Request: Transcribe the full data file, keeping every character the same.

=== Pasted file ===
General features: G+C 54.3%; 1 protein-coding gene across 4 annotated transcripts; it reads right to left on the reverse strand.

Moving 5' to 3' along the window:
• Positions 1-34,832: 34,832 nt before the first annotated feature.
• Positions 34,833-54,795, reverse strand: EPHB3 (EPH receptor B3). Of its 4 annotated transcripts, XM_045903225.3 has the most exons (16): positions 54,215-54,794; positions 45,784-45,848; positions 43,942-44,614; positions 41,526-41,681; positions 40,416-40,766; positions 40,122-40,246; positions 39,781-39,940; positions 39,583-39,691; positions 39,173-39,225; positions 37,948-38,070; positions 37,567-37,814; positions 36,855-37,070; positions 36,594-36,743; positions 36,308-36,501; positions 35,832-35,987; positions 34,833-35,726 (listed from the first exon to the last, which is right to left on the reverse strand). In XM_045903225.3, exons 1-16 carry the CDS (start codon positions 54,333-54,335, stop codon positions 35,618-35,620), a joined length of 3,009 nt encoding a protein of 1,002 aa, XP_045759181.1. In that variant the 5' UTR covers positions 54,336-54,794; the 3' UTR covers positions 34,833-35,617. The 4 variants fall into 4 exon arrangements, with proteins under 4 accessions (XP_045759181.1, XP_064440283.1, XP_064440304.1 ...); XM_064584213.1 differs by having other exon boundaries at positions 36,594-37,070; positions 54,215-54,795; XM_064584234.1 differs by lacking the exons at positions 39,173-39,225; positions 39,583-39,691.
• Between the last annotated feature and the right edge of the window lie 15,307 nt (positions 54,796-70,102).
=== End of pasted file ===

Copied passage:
General features: G+C 54.3%; 1 protein-coding gene across 4 annotated transcripts; it reads right to left on the reverse strand.

Moving 5' to 3' along the window:
• Positions 1-34,832: 34,832 nt before the first annotated feature.
• Positions 34,833-54,795, reverse strand: EPHB3 (EPH receptor B3). Of its 4 annotated transcripts, XM_045903225.3 has the most exons (16): positions 54,215-54,794; positions 45,784-45,848; positions 43,942-44,614; positions 41,526-41,681; positions 40,416-40,766; positions 40,122-40,246; positions 39,781-39,940; positions 39,583-39,691; positions 39,173-39,225; positions 37,948-38,070; positions 37,567-37,814; positions 36,855-37,070; positions 36,594-36,743; positions 36,308-36,501; positions 35,832-35,987; positions 34,833-35,726 (listed from the first exon to the last, which is right to left on the reverse strand). In XM_045903225.3, exons 1-16 carry the CDS (start codon positions 54,333-54,335, stop codon positions 35,618-35,620), a joined length of 3,009 nt encoding a protein of 1,002 aa, XP_045759181.1. In that variant the 5' UTR covers positions 54,336-54,794; the 3' UTR covers positions 34,833-35,617. The 4 variants fall into 4 exon arrangements, with proteins under 4 accessions (XP_045759181.1, XP_064440283.1, XP_064440304.1 ...); XM_064584213.1 differs by having other exon boundaries at positions 36,594-37,070; positions 54,215-54,795; XM_064584234.1 differs by lacking the exons at positions 39,173-39,225; positions 39,583-39,691.
• Between the last annotated feature and the right edge of the window lie 15,307 nt (positions 54,796-70,102).